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U.S. Convoy in Mosul Ambushed by Insurgents

American Forces Press Service

WASHINGTON, Oct. 5, 2004 – A multinational force convoy traveling through a Mosul neighborhood was ambushed today by insurgents who destroyed one vehicle with a car bomb and then peppered the convoy with rocket-propelled grenades and small-arms fire, officials reported.

The attack occurred at a traffic circle in the Yarmouk section of the city. Three civilians in a vehicle following the convoy were killed when the bomb detonated and destroyed their vehicle.

After the explosion, the insurgents hit the convoy with RPG rounds and small- arms fire. Four multinational force soldiers were wounded during the attack and were taken to a military hospital in Mosul for treatment. They are expected to be released and return to duty within the next 24 hours. Mosul is located about 200 miles northwest of Baghdad.

And news reports say four Iraqis were killed today when a car bomb went off in the city of Ramadi, located about 70 miles west of Baghdad. Reports also say another car bomb had exploded in another part of Ramadi today and that that incident has touched off renewed fighting in and around the city between U.S. and insurgent forces.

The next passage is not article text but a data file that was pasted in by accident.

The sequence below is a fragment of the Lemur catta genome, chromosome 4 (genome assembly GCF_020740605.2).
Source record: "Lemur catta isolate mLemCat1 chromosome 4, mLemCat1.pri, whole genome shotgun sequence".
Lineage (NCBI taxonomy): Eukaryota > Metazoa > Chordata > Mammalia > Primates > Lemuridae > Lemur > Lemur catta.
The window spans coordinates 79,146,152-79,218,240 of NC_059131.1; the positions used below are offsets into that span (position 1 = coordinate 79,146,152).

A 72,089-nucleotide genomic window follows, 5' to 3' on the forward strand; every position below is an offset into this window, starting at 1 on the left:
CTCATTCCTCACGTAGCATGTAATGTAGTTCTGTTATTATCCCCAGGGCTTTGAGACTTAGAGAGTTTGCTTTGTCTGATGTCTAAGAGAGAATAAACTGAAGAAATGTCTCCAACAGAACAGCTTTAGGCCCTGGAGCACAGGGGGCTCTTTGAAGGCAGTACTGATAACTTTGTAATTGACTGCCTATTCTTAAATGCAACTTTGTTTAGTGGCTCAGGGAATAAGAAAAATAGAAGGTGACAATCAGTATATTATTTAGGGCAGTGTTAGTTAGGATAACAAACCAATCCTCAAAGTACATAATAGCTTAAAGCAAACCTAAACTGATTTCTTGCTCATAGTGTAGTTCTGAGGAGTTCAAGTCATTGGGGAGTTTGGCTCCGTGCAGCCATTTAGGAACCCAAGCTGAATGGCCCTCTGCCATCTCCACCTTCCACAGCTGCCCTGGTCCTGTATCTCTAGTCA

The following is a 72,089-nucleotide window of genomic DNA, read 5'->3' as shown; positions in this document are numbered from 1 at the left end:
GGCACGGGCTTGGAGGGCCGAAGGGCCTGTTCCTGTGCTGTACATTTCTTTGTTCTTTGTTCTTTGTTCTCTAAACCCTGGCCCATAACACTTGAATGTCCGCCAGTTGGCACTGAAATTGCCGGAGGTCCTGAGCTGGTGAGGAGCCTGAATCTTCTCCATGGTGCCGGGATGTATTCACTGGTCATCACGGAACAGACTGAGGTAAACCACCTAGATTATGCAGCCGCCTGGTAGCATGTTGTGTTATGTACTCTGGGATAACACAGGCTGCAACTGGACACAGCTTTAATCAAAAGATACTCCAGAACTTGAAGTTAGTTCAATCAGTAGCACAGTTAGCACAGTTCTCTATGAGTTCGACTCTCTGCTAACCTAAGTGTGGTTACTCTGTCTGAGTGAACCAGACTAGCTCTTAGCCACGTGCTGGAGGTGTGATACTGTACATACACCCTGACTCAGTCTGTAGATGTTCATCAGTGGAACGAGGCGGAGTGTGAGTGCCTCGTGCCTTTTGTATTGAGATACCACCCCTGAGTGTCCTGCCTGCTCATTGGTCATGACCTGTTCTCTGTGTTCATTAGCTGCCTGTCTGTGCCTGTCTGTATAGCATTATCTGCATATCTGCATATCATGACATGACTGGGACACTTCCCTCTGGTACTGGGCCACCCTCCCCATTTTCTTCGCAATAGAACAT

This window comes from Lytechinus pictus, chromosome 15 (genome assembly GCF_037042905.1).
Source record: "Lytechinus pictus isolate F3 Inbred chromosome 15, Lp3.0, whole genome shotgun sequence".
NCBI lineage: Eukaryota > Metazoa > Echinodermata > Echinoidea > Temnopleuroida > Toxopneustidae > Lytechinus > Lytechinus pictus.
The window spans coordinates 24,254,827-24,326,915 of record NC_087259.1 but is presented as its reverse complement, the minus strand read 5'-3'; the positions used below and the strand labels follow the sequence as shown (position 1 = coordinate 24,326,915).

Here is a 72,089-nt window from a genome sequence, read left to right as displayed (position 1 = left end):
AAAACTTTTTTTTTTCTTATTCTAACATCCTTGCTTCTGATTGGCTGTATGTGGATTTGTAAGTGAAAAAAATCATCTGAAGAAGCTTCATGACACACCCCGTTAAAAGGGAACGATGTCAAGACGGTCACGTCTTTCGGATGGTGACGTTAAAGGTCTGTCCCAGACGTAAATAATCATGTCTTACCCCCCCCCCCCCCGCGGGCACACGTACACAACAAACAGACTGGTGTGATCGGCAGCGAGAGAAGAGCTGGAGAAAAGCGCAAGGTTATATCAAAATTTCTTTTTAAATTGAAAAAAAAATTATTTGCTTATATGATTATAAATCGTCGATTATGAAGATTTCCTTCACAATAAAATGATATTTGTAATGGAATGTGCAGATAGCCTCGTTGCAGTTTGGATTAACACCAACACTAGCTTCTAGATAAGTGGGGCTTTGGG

An improvised explosive device detonated near another U.S. convoy traveling near Baghdad on Oct. 4. One 13th Corps Support Command soldier died and two were wounded in that attack. The injured soldiers were taken to the 31st Combat Support Hospital in Baghdad for treatment.

Two U.S. soldiers manning a traffic checkpoint in the Baghdad area were shot and killed by insurgent small-arms fire Oct. 3.

U.S. troops had discovered another roadside bomb Oct. 4 while on patrol southeast of Mosul. Iraqi engineers secured the device without incident.

Iraqi police in the city of Tal Afar found another bomb Oct. 4. A U.S. military team secured the device without incident.

Meanwhile, the interim Iraqi government plans to beef up the country's border security with the construction or renovation of 300 outposts. Iraqi officials say they intend to establish border outposts where they'd do the most good.

Funding is now available for about 200 outposts, with more money planned for another 100 facilities. Forty-one Iraqi border security outposts are already in operation, officials say, with 75 outposts now under construction and 151 outposts contracted for construction.

U.S. Army Lt. Gen. David H. Petraeus, who heads Multinational Security Transition Command Iraq, noted last month that Iraqi border security forces would double in size over the next year from 16,000 members today to 32,000.

(Compiled from press releases.)

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Related Sites:
Multinational Forces Iraq
Multinational Security Transition Command Iraq


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